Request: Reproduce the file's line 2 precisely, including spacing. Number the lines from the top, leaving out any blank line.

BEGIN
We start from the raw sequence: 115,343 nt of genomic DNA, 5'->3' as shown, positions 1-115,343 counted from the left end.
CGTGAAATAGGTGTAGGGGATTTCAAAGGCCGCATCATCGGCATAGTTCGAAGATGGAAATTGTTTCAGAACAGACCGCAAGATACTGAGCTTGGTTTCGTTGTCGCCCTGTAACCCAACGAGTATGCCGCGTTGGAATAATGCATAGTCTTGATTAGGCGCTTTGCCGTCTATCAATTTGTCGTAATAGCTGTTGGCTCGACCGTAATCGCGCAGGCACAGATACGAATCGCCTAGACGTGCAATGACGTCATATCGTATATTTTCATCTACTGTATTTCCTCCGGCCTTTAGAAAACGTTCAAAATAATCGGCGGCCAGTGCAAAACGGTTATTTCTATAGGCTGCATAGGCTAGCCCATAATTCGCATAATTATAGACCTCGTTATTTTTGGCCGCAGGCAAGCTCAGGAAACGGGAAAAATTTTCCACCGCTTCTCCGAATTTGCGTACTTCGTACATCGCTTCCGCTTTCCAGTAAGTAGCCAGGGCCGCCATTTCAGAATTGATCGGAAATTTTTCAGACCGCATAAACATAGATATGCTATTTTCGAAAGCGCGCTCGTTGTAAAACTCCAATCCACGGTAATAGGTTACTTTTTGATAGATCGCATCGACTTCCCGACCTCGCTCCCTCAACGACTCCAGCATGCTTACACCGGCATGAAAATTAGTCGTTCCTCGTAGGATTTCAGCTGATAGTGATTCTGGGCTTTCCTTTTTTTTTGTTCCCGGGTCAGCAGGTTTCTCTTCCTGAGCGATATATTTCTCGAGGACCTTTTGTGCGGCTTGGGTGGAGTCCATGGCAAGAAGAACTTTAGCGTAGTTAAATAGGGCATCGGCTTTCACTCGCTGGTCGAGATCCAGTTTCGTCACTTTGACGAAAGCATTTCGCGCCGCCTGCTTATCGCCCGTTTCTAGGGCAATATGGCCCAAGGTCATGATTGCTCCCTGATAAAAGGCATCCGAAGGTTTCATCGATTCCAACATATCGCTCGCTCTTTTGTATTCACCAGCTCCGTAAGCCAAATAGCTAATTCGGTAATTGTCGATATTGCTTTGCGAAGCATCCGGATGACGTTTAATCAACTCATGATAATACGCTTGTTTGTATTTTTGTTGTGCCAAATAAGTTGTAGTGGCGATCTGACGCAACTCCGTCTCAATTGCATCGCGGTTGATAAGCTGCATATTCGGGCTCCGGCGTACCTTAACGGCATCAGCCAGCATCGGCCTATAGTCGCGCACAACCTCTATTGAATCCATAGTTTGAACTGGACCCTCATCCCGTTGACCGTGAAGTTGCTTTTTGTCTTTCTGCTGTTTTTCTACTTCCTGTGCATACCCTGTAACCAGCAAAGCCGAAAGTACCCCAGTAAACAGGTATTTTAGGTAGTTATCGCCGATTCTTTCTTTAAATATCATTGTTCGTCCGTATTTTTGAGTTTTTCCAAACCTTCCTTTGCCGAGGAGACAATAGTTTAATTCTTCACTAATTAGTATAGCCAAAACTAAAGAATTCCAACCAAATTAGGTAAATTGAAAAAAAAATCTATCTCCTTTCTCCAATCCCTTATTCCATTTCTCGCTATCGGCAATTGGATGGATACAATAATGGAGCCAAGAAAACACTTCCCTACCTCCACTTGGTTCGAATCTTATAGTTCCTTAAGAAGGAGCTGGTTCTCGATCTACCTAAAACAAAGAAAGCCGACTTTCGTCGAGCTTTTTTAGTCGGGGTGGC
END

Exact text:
CGTGAAATAGGTGTAGGGGATTTCAAAGGCCGCATCATCGGCATAGTTCGAAGATGGAAATTGTTTCAGAACAGACCGCAAGATACTGAGCTTGGTTTCGTTGTCGCCCTGTAACCCAACGAGTATGCCGCGTTGGAATAATGCATAGTCTTGATTAGGCGCTTTGCCGTCTATCAATTTGTCGTAATAGCTGTTGGCTCGACCGTAATCGCGCAGGCACAGATACGAATCGCCTAGACGTGCAATGACGTCATATCGTATATTTTCATCTACTGTATTTCCTCCGGCCTTTAGAAAACGTTCAAAATAATCGGCGGCCAGTGCAAAACGGTTATTTCTATAGGCTGCATAGGCTAGCCCATAATTCGCATAATTATAGACCTCGTTATTTTTGGCCGCAGGCAAGCTCAGGAAACGGGAAAAATTTTCCACCGCTTCTCCGAATTTGCGTACTTCGTACATCGCTTCCGCTTTCCAGTAAGTAGCCAGGGCCGCCATTTCAGAATTGATCGGAAATTTTTCAGACCGCATAAACATAGATATGCTATTTTCGAAAGCGCGCTCGTTGTAAAACTCCAATCCACGGTAATAGGTTACTTTTTGATAGATCGCATCGACTTCCCGACCTCGCTCCCTCAACGACTCCAGCATGCTTACACCGGCATGAAAATTAGTCGTTCCTCGTAGGATTTCAGCTGATAGTGATTCTGGGCTTTCCTTTTTTTTTGTTCCCGGGTCAGCAGGTTTCTCTTCCTGAGCGATATATTTCTCGAGGACCTTTTGTGCGGCTTGGGTGGAGTCCATGGCAAGAAGAACTTTAGCGTAGTTAAATAGGGCATCGGCTTTCACTCGCTGGTCGAGATCCAGTTTCGTCACTTTGACGAAAGCATTTCGCGCCGCCTGCTTATCGCCCGTTTCTAGGGCAATATGGCCCAAGGTCATGATTGCTCCCTGATAAAAGGCATCCGAAGGTTTCATCGATTCCAACATATCGCTCGCTCTTTTGTATTCACCAGCTCCGTAAGCCAAATAGCTAATTCGGTAATTGTCGATATTGCTTTGCGAAGCATCCGGATGACGTTTAATCAACTCATGATAATACGCTTGTTTGTATTTTTGTTGTGCCAAATAAGTTGTAGTGGCGATCTGACGCAACTCCGTCTCAATTGCATCGCGGTTGATAAGCTGCATATTCGGGCTCCGGCGTACCTTAACGGCATCAGCCAGCATCGGCCTATAGTCGCGCACAACCTCTATTGAATCCATAGTTTGAACTGGACCCTCATCCCGTTGACCGTGAAGTTGCTTTTTGTCTTTCTGCTGTTTTTCTACTTCCTGTGCATACCCTGTAACCAGCAAAGCCGAAAGTACCCCAGTAAACAGGTATTTTAGGTAGTTATCGCCGATTCTTTCTTTAAATATCATTGTTCGTCCGTATTTTTGAGTTTTTCCAAACCTTCCTTTGCCGAGGAGACAATAGTTTAATTCTTCACTAATTAGTATAGCCAAAACTAAAGAATTCCAACCAAATTAGGTAAATTGAAAAAAAAATCTATCTCCTTTCTCCAATCCCTTATTCCATTTCTCGCTATCGGCAATTGGATGGATACAATAATGGAGCCAAGAAAACACTTCCCTACCTCCACTTGGTTCGAATCTTATAGTTCCTTAAGAAGGAGCTGGTTCTCGATCTACCTAAAACAAAGAAAGCCGACTTTCGTCGAGCTTTTTTAGTCGGGGTGGC